Tuesday, December 17, 2013

Gangneung Presbyterian Church

Some time ago, after mentioning to Eun Shin that I was Christian, another teacher at the school asked me, through Eun Shin, if I would like to attend church with them.  (I'm not sure if she had planned on inviting me before, though I suspect that is the case, or if Eun Shin mentioned I was Christian to her, or what... it just happened and that's great.)

I had several weekends where I was not going to be in Gangneung, but I made plans to attend at least once with them.  A Korean church certainly would be a cool experience, culturally and... religiously?  I'm not sure what word to use there.


I met my best friend(!) from my teachers English class that I teach, we got picked up by the lady who invited me at 8:30 AM, and then we picked up one more teacher before heading out to Gangneung Presbyterian Church.  The church is all the way out by Gangmun Beach so it would be around an hour and a half walk on my own.

Read: thank you for friends of friends with cars.

The church was really big and very nice!  As with everything in Korea, it's multiple stories tall so we went up to the upper balcony where a special pew section was "Reserved for Foreigners" (it's not meant to sound bad, but it always just sounds a little bad.  Korea you should try the phrase "Foreign Guests" or perhaps "Foreign Visitors" instead.  It's less abrupt... but perhaps that is American culture right there: we have to be politically correct all the time and never offend anyone).

An older woman who served as one of the two Korean-English translators greeted me and explained how the translation service would work.  She brought over a small received with headphones which I could wear during the service to listen as the other translator (a male) translated the pastor's sermon in real time.  She also brought over Korean-English bibles which had Korean on the left-hand columns, English on the right, and included a hymn book in the back with both Korean and English lyrics.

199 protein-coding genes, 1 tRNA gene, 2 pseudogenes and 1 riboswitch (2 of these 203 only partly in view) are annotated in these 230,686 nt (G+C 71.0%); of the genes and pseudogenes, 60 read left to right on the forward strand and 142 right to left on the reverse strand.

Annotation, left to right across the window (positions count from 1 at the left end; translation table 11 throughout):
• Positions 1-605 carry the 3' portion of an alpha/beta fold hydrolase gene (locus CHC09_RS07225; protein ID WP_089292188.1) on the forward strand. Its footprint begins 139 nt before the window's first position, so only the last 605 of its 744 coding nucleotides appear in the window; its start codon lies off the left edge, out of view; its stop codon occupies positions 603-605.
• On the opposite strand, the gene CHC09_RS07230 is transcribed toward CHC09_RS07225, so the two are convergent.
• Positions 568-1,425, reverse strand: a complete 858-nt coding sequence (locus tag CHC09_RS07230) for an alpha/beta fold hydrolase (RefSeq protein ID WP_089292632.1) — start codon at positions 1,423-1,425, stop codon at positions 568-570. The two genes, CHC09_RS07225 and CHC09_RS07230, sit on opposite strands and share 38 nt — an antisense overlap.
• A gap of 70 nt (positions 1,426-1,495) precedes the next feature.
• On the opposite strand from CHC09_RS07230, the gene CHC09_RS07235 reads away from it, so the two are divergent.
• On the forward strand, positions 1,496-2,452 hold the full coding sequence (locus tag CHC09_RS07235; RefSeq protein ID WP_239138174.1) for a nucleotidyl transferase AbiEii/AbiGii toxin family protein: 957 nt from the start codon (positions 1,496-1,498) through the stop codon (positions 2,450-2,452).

It was difficult to listen to both the Korean followed by the slightly lagging English translation, but I had the passage in front of me and could take notes on my Kindle NIV Bible.  It was also interesting to sing the hymns in English while my group sang in Korean.  I wasn't going to attempt to read the hangul that fast; I know I'm not ready for speed reading!

After the sermon we headed down a few floors to the church cafeteria where we ate lunch.  A free lunch.  I think it is so awesome that the the church provided a meal to its' members.  There was rice (*insert comment about obviousness of having rice at a meal here*), a delicious white radish soup, a mandarin, and some spiced cucumbers as a side dish.  We finished around 11:15 or 11:30 AM.

Then we went outside where the lady who invited me had me take a picture with the other two teachers (Hahaha!  But I'm glad for the commemorative shot!).

Overall, it was a positive experience and the English translator was a very nice and well-spoken woman.  I've had plans every Sunday since then so I haven't gone back (and my next few Sundays are also booked), but it was a really good experience so I would recommend it to someone who would like to go to church in Gangneung.  I would recommend having a friend who goes or a car or a good handle on the bus schedule that heads that way because it is quite a distance (by foot) from the main part* of the city.

*By main part of the city, I mean Home Plus and the next intersection east of it.  That's kind of where I judge the "city proper" to be from my perspective.

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